(2) Flexibility of programs. This metric considers whether colleges are flexible enough to meet the needs of adult students, and again is based on IPEDS and College Board data. Colleges receive a point if they allow credits to be earned by life experience/prior learning assessment, if credits can be earned via examination, if accelerated programs are available, if at least some distance programs are available, if independent study classes are available, if student-designed majors are allowed, if weekend and/or evening classes are offered, if academic support is available after six p.m., or if academic support is available on weekends. Colleges could earn a maximum of nine points on this metric.
(3) Services available for adult students. This is based on IPEDS and College Board data and reflects whether a college offers services that adult students are most likely to use. Colleges receive a point if they offer general services for adult students, financial aid counseling, on-campus daycare, counseling services, job placement services, or veterans’ services. Colleges could earn at most six points on this metric.
(4) The percent of adult students (age 25+) at the college. This measure is from IPEDS and represents a three-year average percentage of undergraduate students who are age twenty-five or older, which is the age at which students are automatically considered independent from their parents for financial aid purposes. We used this measure instead of the percentage of independent students from the College Scorecard due to there being no missing data on this measure and the extremely strong correlation between the two measures.
(5) Graduation rates of part-time students. This measure from IPEDS tracks the three-year average percentage of first-time, part-time and not-first-time, part-time students who graduated from that college within eight years of entry. Since adult students are more likely to attend college part-time than younger students, part-time graduation rates are more relevant for students who will be juggling work, school, and family obligations all at the same time.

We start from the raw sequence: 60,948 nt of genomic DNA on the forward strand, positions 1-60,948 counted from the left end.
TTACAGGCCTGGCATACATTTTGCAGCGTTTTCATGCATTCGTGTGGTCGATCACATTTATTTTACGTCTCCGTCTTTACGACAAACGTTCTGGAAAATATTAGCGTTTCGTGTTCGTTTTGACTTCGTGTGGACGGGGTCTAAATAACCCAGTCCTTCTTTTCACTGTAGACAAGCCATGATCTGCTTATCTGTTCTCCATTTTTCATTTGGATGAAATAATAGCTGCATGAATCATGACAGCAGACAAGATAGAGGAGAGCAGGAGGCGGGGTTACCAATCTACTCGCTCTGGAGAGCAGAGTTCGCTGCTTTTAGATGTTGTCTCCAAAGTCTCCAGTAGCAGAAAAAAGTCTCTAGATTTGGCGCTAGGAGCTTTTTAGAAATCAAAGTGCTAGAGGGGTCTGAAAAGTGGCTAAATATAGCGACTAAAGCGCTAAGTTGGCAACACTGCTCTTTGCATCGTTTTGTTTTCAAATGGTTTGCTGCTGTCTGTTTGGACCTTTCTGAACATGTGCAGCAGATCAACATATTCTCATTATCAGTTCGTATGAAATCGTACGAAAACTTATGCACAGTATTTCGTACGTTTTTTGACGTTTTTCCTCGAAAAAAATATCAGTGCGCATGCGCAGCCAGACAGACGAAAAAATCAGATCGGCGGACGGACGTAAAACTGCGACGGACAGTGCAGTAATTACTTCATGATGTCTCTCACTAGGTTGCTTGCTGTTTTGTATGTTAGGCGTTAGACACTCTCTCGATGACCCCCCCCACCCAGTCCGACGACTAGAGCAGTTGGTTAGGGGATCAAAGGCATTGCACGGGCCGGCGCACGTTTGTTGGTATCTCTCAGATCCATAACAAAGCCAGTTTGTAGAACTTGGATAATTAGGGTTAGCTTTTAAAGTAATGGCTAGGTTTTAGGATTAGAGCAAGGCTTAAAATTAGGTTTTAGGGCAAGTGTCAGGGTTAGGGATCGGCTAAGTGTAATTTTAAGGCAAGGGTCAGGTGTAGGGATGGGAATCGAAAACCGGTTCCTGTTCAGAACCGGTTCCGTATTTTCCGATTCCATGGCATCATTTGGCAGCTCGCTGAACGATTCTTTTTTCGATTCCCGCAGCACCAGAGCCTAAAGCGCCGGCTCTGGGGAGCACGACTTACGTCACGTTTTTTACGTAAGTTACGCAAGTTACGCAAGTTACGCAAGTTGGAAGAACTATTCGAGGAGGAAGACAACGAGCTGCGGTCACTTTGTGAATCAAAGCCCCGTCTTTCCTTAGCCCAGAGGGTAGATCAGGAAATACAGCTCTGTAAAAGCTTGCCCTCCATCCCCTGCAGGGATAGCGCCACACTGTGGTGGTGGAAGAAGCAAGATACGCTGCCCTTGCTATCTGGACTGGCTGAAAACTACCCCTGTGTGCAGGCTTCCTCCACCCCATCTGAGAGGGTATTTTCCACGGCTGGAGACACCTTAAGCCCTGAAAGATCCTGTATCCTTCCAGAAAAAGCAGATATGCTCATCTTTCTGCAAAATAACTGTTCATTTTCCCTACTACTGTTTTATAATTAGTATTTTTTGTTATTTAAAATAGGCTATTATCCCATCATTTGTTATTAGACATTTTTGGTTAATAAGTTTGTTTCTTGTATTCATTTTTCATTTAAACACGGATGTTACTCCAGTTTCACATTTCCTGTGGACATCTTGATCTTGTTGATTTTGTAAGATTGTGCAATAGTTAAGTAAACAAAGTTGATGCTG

(6) Mean earnings of adult students ten years after entering college. Here, we used three-year average data from the College Scorecard to examine what the average earnings were for independent students a decade after they entered college regardless of whether they graduated or dropped out. (Independent students include all adult students, as well as younger students who are veterans or have children of their own—people who benefit from additional flexibility.) We would ideally like to compare this to students’ earnings before they entered (or reentered) college, but this is still a big step forward in showing which colleges seem to serve their adult students well.
(7) Loan repayment rates of adult students five years after entering repayment. We use this three-year average metric from the College Scorecard to see what percentage of a college’s former independent students were able to pay down at least $1 of their loan’s principal five years after entering repayment (typically, six months after leaving college).
(8) Tuition and fees for in-district students. This metric comes from IPEDS for the 2017–18 academic year and is a simple measure of affordability. We do not use net price in the adult student rankings because net price data is only available for first-time, full-time students—a far cry from this group of students.
We constructed the rankings by rescaling each of the first three measures to have a maximum score of five points each. We then standardized each of the other four measures separately for two-year and four-year colleges to have a mean of zero and a standard deviation of one, trimming back a small number of observations that were more than five standard deviations away from the mean. The resulting rankings are then a sum of each of the eight measures. —Eds.